I can't be more proud of my young son. There he is at an impressionable age with all his mates supporting glamorous Premiership sides and yet he seems to have accepted life as an Addick. I've never once forced it on him, I honestly haven't, but I guess he's absorbed from me (and his nan) over time whatever it takes to want to wear his Charlton colours by choice and to be proud of doing so. It was his 7th birthday yesterday and he could have spent the whole day being fussed over by his mum, grandparents and friends, but instead he wanted to come to the Valley with me. I've been coming to the Valley long enough to know how hopeful anticipation can kick you so hard in the bollocks you won't ever forget the agony, but he has all that to come. Midway through the second half, just after McCann had rattled Charlton's bar with a bullet header, he turned to me and said he didn't want any goals if it may mean Charlton went on to loose. A 7 year old boy putting his team first, happy with a goalless game, taking a point.
I was excited about watching Jordan Stewart and in the first half in particular I thought he linked up well enough with Wiggins, but overall I was left wondering what more he offered down the left above young Harriott. The latter not even afforded a place on the bench. On too many occasions Stewart looked happy enough to feed Wiggins on the overlap rather than use him as a dummy and try a quick cross himself or to take on the defender. One bright moment from Stewart, though, saw a dangerous cross fizz into the penalty area, teeing up Pritchard for a clear shot on goal midway through the first half. The Valley faithful rose from their seats in anticipation, but Pritchard lifted the ball up and over the bar. I slumped back in my seat, head in hands, wishing that the chance had fallen to a Kermorgant or a Jackson. My boy looked as disappointed as I was.
Our striking options took a massive blow when around half an hour in our Breton warrior finally admitted he needed to go off after taking an early knock on his troublesome ankle.
In the second half, only some truly woeful forward play from Wigan and some good fortune for Charlton stopped the visitors leaving with all 3 points. Charlton had a few half chances, one of which came about after a splendid lung-busting run down the right from Wilson, but even Pritchard could not get on the end of his tantalizing cross. Not at any stage of this game did it feel like it would finish up zero-zero, but it did.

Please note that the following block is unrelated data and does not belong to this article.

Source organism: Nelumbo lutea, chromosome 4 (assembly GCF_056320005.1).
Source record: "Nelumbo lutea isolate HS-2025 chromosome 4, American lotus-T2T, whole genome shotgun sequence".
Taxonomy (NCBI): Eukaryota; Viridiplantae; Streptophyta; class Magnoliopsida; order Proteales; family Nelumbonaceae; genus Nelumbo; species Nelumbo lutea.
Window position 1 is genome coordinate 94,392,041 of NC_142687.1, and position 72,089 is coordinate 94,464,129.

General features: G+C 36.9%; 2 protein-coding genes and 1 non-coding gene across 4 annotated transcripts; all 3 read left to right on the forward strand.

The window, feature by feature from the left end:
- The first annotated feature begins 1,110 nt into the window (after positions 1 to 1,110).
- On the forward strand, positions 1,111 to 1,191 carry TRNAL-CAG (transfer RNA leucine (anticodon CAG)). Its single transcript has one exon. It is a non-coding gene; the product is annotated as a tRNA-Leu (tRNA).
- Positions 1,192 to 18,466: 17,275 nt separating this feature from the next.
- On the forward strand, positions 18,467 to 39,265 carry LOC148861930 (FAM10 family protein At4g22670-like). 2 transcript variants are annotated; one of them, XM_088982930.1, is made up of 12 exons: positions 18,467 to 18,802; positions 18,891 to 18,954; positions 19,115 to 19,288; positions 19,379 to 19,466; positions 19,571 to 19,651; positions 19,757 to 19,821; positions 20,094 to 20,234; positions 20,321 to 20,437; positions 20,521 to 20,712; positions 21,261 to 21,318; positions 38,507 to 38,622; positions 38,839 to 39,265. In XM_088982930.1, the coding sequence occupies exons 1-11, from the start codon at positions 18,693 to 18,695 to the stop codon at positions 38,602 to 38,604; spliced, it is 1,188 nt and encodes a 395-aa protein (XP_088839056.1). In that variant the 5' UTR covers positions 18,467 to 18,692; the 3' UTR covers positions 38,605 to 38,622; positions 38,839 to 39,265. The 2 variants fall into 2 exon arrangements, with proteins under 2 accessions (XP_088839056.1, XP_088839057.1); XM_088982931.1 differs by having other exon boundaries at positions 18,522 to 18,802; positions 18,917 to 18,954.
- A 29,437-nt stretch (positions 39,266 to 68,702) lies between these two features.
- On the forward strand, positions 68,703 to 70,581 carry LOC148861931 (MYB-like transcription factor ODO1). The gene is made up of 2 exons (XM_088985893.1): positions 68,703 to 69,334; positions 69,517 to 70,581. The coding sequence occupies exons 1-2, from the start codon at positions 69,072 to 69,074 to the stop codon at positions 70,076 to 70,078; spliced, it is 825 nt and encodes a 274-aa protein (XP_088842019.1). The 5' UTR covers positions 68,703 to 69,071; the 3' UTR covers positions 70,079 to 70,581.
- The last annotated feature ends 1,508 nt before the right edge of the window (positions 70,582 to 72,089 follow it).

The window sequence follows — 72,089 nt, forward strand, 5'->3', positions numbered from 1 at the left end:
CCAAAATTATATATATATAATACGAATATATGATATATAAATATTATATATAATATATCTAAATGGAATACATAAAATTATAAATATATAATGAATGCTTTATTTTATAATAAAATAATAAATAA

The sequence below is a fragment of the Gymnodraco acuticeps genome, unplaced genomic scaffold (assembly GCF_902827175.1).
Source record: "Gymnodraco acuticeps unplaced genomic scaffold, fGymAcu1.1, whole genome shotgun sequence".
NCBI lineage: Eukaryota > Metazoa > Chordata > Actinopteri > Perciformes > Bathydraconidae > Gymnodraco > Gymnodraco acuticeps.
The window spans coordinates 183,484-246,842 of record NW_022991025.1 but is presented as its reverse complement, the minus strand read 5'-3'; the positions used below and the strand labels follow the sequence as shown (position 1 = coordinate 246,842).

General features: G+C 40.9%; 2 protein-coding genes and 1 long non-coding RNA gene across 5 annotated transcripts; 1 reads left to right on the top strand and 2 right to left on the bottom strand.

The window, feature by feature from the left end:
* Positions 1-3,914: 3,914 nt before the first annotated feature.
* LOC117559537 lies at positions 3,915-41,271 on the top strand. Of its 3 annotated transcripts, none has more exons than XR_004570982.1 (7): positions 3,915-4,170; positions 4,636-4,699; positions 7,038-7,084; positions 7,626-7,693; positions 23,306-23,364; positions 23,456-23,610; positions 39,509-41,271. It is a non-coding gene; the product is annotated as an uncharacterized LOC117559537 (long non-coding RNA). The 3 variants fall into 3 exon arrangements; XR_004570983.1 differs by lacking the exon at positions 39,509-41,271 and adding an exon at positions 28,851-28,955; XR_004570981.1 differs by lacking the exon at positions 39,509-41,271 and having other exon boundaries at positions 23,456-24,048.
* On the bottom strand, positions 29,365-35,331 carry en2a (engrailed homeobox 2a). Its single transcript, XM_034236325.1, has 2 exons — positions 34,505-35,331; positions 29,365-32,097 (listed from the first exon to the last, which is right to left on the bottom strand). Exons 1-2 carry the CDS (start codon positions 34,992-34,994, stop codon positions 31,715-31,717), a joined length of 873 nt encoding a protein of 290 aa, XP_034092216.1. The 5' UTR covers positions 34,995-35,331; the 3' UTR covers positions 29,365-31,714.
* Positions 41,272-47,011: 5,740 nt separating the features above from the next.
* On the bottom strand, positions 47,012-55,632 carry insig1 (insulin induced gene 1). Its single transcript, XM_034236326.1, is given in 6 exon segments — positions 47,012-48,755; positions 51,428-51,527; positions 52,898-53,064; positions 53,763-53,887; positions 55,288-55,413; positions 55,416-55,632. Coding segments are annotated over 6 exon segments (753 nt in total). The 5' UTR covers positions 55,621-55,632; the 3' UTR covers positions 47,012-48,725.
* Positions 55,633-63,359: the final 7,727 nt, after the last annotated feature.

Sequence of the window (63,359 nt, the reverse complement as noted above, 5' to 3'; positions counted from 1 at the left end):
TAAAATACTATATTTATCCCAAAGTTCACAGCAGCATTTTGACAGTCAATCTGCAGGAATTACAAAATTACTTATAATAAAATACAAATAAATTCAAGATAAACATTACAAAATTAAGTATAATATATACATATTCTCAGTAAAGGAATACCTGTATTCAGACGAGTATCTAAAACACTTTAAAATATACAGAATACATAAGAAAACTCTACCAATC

In the end, it was another clean sheet which we should all be pleased about, but another game where the lack of quality and ideas in the final third cost us a much-needed victory. I though Stephens done well enough, particularly defensively, to be my MOM.
On the back of a sizable 'football for a fiver' promotional campaign by the club, some 23,600 people spread out into areas of the Valley that had not seen human beings since Johnny lifted the league One trophy back in May 2012. Encouragingly, outside the ground pre-match it was like those halcyon Premiership days, with cars jostling for parking spots, an air of anticipation from the thronging crowd and long queues at the burger vans, programme sellers and turnstiles. Inside the Valley, however, the additional faces done little to improve the atmosphere and irritated the regulars with their inability to find their seats without having to walk the full length of the row a couple of times, dropping tomato sauce from their burgers as they passed by.
Oh, I know...I'm being hard on those that have so much more in their lives than to follow Charlton more regularly. This result was not what they were hoping for from their once a season trip to the Valley. Being a season ticket holder for more years than I can even recall I doubt I've ever benefited from promotional days like this.
The most important thing for me is my boy enjoyed his day out. One day I'm hoping he'll be a regular at the Valley. Understanding that you don't always get what you want out of a game of football is an important step.